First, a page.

Water as a scientific standard
On 7 April 1795, the gram was defined in France to be equal to "the absolute weight of a volume of pure water equal to a cube of one hundredth of a meter, and to the temperature of the melting ice." For practical purposes though, a metallic reference standard was required, one thousand times more massive, the kilogram. Work was therefore commissioned to determine precisely the mass of one liter of water. In spite of the fact that the decreed definition of the gram specified water at 0 °C—a highly reproducible temperature—the scientists chose to redefine the standard and to perform their measurements at the temperature of highest water density, which was measured at the time as 4 °C (39 °F).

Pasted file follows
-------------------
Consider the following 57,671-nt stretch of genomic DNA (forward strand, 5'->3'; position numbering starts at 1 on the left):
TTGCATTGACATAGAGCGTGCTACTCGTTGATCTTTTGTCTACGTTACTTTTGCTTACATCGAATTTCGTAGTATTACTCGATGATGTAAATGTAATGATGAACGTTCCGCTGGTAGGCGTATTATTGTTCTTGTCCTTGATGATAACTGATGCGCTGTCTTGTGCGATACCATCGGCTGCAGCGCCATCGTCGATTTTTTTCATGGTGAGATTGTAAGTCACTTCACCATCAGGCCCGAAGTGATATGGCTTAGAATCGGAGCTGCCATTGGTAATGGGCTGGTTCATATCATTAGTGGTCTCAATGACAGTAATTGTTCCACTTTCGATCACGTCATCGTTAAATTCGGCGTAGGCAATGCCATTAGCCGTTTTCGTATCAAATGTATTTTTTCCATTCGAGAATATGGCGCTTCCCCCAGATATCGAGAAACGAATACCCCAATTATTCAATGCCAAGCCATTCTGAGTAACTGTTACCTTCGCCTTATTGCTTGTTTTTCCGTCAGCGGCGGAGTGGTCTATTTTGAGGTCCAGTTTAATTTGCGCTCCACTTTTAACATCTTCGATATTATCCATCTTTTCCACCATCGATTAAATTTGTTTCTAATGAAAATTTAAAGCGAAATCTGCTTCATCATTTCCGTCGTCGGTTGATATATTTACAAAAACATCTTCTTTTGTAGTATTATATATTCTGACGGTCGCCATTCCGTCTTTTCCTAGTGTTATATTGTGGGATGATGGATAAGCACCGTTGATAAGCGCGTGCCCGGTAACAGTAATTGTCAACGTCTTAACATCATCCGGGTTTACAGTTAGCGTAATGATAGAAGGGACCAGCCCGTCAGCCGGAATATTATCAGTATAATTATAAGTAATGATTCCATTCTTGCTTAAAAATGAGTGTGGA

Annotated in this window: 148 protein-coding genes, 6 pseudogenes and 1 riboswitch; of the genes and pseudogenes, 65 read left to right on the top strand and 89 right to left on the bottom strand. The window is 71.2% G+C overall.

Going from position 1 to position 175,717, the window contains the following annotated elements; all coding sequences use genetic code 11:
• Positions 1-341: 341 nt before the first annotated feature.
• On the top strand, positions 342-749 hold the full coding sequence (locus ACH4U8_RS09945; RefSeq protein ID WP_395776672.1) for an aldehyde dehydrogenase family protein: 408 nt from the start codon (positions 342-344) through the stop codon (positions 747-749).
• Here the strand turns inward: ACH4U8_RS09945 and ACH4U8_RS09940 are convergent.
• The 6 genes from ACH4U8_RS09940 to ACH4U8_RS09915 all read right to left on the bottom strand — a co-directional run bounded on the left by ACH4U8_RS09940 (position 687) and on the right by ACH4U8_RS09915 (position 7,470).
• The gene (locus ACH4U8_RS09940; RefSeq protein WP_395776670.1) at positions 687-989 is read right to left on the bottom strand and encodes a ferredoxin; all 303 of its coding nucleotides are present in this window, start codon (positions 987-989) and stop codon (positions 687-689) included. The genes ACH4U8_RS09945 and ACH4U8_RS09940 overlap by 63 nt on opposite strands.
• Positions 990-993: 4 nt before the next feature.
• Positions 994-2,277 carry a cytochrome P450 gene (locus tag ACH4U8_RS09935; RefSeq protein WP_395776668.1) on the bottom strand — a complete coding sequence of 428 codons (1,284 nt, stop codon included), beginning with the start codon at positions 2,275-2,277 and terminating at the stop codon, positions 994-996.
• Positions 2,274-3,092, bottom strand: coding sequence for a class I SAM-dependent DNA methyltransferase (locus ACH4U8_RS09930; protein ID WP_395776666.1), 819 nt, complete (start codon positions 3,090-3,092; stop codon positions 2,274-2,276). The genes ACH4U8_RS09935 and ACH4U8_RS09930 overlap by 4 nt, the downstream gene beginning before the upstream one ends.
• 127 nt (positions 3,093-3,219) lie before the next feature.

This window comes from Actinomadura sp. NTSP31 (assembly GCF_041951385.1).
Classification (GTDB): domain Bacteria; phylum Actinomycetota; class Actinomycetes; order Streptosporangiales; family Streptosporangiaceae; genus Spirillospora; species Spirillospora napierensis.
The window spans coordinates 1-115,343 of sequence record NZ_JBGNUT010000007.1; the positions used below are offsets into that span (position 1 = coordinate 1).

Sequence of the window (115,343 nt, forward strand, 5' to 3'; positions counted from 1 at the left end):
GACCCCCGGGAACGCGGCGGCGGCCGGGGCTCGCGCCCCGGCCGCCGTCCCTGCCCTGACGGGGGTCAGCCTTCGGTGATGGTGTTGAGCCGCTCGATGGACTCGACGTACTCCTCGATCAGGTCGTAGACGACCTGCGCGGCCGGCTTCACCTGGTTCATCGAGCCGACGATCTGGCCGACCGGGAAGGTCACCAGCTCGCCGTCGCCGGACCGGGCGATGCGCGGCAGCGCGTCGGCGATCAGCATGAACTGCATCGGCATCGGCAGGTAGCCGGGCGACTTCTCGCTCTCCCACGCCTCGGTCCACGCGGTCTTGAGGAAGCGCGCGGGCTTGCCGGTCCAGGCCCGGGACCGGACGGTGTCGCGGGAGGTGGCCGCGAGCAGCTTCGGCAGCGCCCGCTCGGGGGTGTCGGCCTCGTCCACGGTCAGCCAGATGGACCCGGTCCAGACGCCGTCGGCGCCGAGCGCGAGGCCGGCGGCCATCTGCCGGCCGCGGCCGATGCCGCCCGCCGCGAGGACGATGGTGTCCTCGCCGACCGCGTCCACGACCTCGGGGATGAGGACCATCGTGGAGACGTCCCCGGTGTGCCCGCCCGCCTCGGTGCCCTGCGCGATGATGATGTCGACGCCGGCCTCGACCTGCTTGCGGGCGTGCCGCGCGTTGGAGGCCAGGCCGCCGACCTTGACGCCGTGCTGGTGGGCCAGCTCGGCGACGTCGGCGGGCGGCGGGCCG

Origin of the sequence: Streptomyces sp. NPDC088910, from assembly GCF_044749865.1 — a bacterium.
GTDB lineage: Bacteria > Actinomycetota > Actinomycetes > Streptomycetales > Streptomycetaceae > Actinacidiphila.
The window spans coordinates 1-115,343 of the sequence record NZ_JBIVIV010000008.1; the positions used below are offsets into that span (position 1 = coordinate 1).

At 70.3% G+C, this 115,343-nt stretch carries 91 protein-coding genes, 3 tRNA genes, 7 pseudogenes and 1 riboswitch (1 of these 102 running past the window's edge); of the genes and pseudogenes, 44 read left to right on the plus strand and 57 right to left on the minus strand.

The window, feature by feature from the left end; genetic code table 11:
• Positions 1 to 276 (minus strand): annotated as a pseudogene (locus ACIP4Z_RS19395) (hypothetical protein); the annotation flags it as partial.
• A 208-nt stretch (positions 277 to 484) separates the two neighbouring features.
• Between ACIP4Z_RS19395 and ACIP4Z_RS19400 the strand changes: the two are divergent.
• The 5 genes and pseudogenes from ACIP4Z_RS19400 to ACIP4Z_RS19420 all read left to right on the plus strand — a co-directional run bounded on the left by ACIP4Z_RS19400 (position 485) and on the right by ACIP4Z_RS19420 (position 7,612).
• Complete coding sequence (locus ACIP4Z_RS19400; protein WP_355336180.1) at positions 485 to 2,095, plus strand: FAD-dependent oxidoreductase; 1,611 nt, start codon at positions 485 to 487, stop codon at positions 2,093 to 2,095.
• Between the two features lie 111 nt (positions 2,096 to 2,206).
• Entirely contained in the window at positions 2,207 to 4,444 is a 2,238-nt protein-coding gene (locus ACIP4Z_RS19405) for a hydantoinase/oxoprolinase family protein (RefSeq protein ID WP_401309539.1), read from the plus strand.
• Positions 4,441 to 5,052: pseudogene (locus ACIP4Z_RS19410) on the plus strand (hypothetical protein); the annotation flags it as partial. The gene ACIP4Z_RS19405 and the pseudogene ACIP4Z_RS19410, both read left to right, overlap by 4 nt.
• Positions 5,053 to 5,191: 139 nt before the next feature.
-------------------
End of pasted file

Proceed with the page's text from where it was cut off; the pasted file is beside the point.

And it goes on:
The Kelvin temperature scale of the SI system is based on the triple point of water, defined as exactly 273.16 K or 0.01 °C. The scale is a more accurate development of the Celsius temperature scale, which was originally defined according the boiling point (set to 100 °C) and melting point (set to 0 °C) of water.
Natural water consists mainly of the isotopes hydrogen-1 and oxygen-16, but there is also small quantity of heavier isotopes such as hydrogen-2 (deuterium). The amount of deuterium oxides or heavy water is very small, but it still affects the properties of water. Water from rivers and lakes tends to contain less deuterium than seawater. Therefore, standard water is defined in the Vienna Standard Mean Ocean Water specification.
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